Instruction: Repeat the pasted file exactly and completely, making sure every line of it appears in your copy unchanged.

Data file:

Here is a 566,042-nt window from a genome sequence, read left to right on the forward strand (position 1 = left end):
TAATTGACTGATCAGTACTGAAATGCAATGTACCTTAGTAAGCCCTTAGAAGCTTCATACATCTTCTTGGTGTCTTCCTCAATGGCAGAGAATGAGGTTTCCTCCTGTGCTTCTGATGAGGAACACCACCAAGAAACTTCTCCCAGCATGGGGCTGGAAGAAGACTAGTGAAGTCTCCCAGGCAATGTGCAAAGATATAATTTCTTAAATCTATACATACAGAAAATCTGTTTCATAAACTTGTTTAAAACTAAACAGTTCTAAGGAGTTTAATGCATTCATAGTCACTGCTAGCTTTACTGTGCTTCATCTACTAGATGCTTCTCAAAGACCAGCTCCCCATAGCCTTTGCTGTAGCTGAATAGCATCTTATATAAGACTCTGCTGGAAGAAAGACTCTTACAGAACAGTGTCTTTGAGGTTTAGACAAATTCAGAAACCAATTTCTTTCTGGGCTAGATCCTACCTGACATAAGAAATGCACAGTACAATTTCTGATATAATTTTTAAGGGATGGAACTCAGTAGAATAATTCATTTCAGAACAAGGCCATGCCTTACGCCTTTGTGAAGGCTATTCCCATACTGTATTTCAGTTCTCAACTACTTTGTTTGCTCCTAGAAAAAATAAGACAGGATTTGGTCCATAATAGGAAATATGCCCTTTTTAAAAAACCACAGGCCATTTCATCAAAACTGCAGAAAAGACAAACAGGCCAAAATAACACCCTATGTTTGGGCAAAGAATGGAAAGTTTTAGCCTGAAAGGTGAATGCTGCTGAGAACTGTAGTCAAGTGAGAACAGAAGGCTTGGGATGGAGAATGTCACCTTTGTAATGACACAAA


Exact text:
Here is a 566,042-nt window from a genome sequence, read left to right on the forward strand (position 1 = left end):
TAATTGACTGATCAGTACTGAAATGCAATGTACCTTAGTAAGCCCTTAGAAGCTTCATACATCTTCTTGGTGTCTTCCTCAATGGCAGAGAATGAGGTTTCCTCCTGTGCTTCTGATGAGGAACACCACCAAGAAACTTCTCCCAGCATGGGGCTGGAAGAAGACTAGTGAAGTCTCCCAGGCAATGTGCAAAGATATAATTTCTTAAATCTATACATACAGAAAATCTGTTTCATAAACTTGTTTAAAACTAAACAGTTCTAAGGAGTTTAATGCATTCATAGTCACTGCTAGCTTTACTGTGCTTCATCTACTAGATGCTTCTCAAAGACCAGCTCCCCATAGCCTTTGCTGTAGCTGAATAGCATCTTATATAAGACTCTGCTGGAAGAAAGACTCTTACAGAACAGTGTCTTTGAGGTTTAGACAAATTCAGAAACCAATTTCTTTCTGGGCTAGATCCTACCTGACATAAGAAATGCACAGTACAATTTCTGATATAATTTTTAAGGGATGGAACTCAGTAGAATAATTCATTTCAGAACAAGGCCATGCCTTACGCCTTTGTGAAGGCTATTCCCATACTGTATTTCAGTTCTCAACTACTTTGTTTGCTCCTAGAAAAAATAAGACAGGATTTGGTCCATAATAGGAAATATGCCCTTTTTAAAAAACCACAGGCCATTTCATCAAAACTGCAGAAAAGACAAACAGGCCAAAATAACACCCTATGTTTGGGCAAAGAATGGAAAGTTTTAGCCTGAAAGGTGAATGCTGCTGAGAACTGTAGTCAAGTGAGAACAGAAGGCTTGGGATGGAGAATGTCACCTTTGTAATGACACAAA